Serhii Plokhy

Russia’s aggression against Ukraine produced a nineteenth-century war fought with twentieth-century tactics and twenty-first-century weaponry. Its ideological underpinnings came from the Russian imperial era; its strategy was borrowed by the Kremlin from World War II-era manuals; and its key feature is the war of drones. Ukraine is leading the fight for the future of the democratic world, and the world should continue to support it. This is not just about Ukraine. It is about the future of the world as we know it.

Serhii Plokhy is professor of history and director of the Ukrainian Research Institute at Harvard University. His most recent book is “The Russo-Ukrainian War: A Return of History."

Peter Pomerantsev


After two years of war, it's clear Ukraine will heroically fight for its freedom. But this war is no longer just about Ukraine, it’s about whether the West can still act coherently to confront the Russian threat, and beyond that the threat of rising and aggressive authoritarian great powers. For all the anxiety emanating from America, we can also glimpse a new future. It's one where democracies across the world come together to outproduce, out arm and deter Putin's gang of dictators. Ukraine will be at the cutting edge of that community. But democracies can only compete in the 21st century if we work together- separately we will be picked off one by one.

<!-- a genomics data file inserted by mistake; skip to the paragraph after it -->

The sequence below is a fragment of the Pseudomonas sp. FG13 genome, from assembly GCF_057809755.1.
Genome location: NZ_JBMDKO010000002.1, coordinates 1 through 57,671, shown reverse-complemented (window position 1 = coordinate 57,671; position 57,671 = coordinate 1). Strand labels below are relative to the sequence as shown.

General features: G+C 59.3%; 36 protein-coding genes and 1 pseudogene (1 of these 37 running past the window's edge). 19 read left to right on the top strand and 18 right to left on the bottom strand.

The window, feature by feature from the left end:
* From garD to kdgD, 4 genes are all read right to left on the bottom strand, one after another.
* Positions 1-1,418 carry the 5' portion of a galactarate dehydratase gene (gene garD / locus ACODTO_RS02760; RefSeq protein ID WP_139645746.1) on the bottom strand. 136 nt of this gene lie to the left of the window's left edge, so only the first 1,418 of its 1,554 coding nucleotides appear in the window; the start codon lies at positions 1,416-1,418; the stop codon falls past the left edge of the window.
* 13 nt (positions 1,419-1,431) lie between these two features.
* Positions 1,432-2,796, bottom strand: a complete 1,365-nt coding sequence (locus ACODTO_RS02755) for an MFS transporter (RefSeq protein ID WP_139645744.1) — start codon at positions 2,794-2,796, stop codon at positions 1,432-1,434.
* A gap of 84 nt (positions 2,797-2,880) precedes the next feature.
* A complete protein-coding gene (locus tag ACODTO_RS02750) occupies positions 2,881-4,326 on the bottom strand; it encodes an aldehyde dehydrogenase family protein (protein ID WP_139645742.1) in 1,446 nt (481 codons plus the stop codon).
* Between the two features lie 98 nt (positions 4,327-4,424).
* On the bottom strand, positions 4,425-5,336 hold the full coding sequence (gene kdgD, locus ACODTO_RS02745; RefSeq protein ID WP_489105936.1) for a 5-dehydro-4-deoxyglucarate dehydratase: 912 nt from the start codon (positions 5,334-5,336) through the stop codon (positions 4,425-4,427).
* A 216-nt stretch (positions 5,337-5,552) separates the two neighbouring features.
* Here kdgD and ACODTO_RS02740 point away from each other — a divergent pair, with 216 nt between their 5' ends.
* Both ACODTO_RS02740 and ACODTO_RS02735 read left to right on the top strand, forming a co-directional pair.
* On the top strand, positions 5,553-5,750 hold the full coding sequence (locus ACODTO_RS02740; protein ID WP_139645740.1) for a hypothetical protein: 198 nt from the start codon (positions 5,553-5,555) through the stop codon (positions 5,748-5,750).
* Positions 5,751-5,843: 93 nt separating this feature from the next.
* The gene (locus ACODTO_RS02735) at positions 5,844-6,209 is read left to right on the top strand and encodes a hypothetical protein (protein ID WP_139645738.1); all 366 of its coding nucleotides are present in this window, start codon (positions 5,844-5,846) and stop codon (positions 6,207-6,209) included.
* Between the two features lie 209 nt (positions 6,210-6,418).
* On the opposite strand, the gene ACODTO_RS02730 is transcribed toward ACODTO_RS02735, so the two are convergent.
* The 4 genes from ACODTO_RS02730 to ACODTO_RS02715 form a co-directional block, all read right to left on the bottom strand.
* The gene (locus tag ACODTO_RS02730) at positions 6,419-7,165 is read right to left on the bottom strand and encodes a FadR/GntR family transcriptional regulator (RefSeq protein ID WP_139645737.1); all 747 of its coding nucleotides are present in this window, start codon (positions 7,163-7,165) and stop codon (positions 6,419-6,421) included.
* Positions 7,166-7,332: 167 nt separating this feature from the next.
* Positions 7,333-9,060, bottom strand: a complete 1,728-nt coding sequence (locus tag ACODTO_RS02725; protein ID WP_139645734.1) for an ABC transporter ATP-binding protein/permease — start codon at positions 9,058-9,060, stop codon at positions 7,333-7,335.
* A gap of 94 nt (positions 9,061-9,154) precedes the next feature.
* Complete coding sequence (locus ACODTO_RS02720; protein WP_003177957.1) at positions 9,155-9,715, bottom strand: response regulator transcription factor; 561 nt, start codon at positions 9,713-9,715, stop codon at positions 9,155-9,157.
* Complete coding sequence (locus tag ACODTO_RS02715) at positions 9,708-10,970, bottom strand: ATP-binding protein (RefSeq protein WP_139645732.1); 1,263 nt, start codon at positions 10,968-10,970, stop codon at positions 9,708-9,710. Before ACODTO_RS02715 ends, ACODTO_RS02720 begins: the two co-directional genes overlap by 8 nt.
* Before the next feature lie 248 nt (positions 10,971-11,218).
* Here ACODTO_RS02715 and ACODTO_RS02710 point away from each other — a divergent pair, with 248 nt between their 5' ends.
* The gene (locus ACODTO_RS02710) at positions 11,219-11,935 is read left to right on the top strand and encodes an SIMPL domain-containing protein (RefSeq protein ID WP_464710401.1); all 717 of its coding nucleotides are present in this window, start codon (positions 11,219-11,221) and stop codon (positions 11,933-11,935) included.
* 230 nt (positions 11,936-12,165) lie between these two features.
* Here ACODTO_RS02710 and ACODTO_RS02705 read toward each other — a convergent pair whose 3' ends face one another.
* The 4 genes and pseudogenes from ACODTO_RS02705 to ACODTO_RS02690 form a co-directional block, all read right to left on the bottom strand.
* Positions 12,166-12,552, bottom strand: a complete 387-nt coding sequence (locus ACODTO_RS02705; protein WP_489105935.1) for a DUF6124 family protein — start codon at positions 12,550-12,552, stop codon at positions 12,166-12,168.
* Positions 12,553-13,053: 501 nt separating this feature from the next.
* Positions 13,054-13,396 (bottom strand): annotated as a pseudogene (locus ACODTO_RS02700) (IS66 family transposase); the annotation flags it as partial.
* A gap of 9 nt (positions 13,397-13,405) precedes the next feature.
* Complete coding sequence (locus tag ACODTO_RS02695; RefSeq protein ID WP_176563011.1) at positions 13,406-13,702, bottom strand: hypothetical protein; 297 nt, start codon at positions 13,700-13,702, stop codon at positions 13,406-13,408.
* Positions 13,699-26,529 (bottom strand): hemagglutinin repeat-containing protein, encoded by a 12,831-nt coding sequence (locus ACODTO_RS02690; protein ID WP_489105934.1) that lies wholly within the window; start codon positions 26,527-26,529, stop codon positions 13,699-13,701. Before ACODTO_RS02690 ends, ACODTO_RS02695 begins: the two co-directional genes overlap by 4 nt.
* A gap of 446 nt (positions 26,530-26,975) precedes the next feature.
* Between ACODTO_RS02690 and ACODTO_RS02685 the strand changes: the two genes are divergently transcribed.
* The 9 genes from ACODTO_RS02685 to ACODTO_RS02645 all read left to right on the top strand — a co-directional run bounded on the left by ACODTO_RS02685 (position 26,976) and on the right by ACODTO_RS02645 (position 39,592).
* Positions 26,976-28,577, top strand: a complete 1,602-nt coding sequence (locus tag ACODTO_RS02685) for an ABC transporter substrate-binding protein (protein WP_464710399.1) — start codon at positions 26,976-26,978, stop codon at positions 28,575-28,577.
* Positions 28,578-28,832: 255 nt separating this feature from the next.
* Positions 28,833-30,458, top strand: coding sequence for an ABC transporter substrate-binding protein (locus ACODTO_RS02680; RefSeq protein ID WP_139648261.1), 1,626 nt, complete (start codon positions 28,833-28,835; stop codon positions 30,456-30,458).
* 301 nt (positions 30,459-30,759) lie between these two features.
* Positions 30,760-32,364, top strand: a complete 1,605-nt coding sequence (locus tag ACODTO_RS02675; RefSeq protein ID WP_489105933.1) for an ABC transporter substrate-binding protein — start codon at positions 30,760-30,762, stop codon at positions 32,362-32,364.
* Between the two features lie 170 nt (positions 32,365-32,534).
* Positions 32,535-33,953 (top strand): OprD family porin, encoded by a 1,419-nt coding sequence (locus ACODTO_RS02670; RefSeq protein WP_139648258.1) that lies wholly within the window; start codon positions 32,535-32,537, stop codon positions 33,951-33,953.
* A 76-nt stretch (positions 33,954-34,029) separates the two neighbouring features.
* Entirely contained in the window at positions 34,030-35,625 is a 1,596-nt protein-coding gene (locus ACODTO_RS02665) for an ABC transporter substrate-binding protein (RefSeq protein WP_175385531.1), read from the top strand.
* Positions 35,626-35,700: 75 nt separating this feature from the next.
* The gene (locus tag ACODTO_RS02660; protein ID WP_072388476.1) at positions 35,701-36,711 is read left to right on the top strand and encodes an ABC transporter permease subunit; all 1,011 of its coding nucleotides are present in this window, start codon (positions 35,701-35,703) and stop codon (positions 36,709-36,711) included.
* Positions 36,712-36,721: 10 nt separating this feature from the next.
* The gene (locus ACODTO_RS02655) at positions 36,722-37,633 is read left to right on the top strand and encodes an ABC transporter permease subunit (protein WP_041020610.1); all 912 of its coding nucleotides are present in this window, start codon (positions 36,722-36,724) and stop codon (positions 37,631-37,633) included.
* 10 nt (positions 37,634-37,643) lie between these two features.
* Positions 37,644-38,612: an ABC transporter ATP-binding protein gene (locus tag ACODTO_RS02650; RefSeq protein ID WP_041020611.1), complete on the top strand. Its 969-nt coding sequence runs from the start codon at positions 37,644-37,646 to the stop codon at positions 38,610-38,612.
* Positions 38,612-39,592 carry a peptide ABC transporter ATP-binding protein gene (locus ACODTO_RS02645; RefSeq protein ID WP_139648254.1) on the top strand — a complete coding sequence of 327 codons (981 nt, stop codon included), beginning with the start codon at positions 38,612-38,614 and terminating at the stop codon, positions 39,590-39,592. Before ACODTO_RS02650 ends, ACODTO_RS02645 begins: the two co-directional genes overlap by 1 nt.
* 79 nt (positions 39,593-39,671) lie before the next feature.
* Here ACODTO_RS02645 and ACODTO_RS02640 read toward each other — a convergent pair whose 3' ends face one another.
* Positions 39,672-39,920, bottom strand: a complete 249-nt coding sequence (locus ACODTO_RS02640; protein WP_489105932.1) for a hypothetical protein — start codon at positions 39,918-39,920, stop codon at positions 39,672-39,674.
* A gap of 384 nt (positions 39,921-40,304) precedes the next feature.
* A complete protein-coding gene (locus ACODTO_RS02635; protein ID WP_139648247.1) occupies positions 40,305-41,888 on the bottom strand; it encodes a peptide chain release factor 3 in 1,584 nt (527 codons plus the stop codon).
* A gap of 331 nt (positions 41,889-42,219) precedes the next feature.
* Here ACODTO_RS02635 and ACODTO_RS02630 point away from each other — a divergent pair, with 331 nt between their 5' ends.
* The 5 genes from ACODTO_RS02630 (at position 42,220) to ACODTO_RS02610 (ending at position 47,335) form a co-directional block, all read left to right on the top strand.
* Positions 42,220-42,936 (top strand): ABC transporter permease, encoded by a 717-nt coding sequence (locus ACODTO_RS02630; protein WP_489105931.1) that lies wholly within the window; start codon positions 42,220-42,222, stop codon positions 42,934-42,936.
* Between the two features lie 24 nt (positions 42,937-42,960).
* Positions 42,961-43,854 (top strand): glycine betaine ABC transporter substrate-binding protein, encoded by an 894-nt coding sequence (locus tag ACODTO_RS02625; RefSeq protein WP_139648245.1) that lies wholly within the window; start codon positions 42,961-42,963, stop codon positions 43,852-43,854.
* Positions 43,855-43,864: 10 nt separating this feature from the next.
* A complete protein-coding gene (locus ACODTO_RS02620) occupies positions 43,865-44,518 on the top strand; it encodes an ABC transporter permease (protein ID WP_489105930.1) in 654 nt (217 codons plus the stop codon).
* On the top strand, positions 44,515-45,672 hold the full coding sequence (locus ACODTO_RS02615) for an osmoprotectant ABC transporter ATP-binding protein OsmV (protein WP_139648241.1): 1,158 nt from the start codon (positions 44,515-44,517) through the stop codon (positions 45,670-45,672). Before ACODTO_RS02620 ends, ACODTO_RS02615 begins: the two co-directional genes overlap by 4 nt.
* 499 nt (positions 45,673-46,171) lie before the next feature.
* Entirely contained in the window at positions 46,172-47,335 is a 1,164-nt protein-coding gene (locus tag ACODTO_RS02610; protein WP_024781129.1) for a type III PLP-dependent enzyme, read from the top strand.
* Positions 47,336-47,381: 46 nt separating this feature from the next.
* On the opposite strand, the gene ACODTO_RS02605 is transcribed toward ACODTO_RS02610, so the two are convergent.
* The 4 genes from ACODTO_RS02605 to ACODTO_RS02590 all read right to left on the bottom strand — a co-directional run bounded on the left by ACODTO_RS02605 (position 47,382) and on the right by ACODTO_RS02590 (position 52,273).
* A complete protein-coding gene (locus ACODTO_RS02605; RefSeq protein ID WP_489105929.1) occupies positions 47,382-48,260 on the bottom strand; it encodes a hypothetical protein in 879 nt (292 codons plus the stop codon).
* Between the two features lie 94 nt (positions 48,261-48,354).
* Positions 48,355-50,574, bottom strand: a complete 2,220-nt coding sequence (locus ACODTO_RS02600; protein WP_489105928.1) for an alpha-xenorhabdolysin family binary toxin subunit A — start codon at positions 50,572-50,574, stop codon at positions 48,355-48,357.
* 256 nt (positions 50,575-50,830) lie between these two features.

ISW Russian Offensive Campaign Assessment, July 12, 2024
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ISW Russian Offensive Campaign Assessment, July 12, 2024

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Peter Pomerantsev is a senior fellow at SNF Agora Institute, Johns Hopkins University, and the author of is the author of “Nothing Is True and Everything Is Possible: Adventures in Modern Russia.”

Evgeny Kiselev

Memories about the beginning of the war?

I didn't sleep at all that night. The premonition of war hung thickly in the air, so thickly that it seemed to have become some kind of material substance, as if it could be touched by hand. I read the posts of my friends, acquaintances, colleagues on social networks. Many were also awake. In their minds, no one could believe that the war was about to begin. But intuition – the primal instinct for danger inherited from our ancestors – was telling us what was about to begin.


There was a live broadcast from New York on the Internet. The UN Security Council was in session. It discussed Ukraine's protest against Moscow's recognition of the independence of the so-called Donbas republics. Western diplomats read out proper, politically correct speeches, expressing deep concern about Putin's actions, about the categorical inadmissibility of violating international law, and about the inviolability of borders.

Suddenly, explosions rang out somewhere in the distance. My house in Kiev stood on a hill above Podil - from the windows of my apartment there was a view far to the east. Somewhere there, in the distance, on the left bank of the Dnipro, flashes of distant explosions could be seen. There was no doubt: a rocket attack on the suburbs of Kyiv was happening – maybe the strikes were being carried out on Boryspil airport.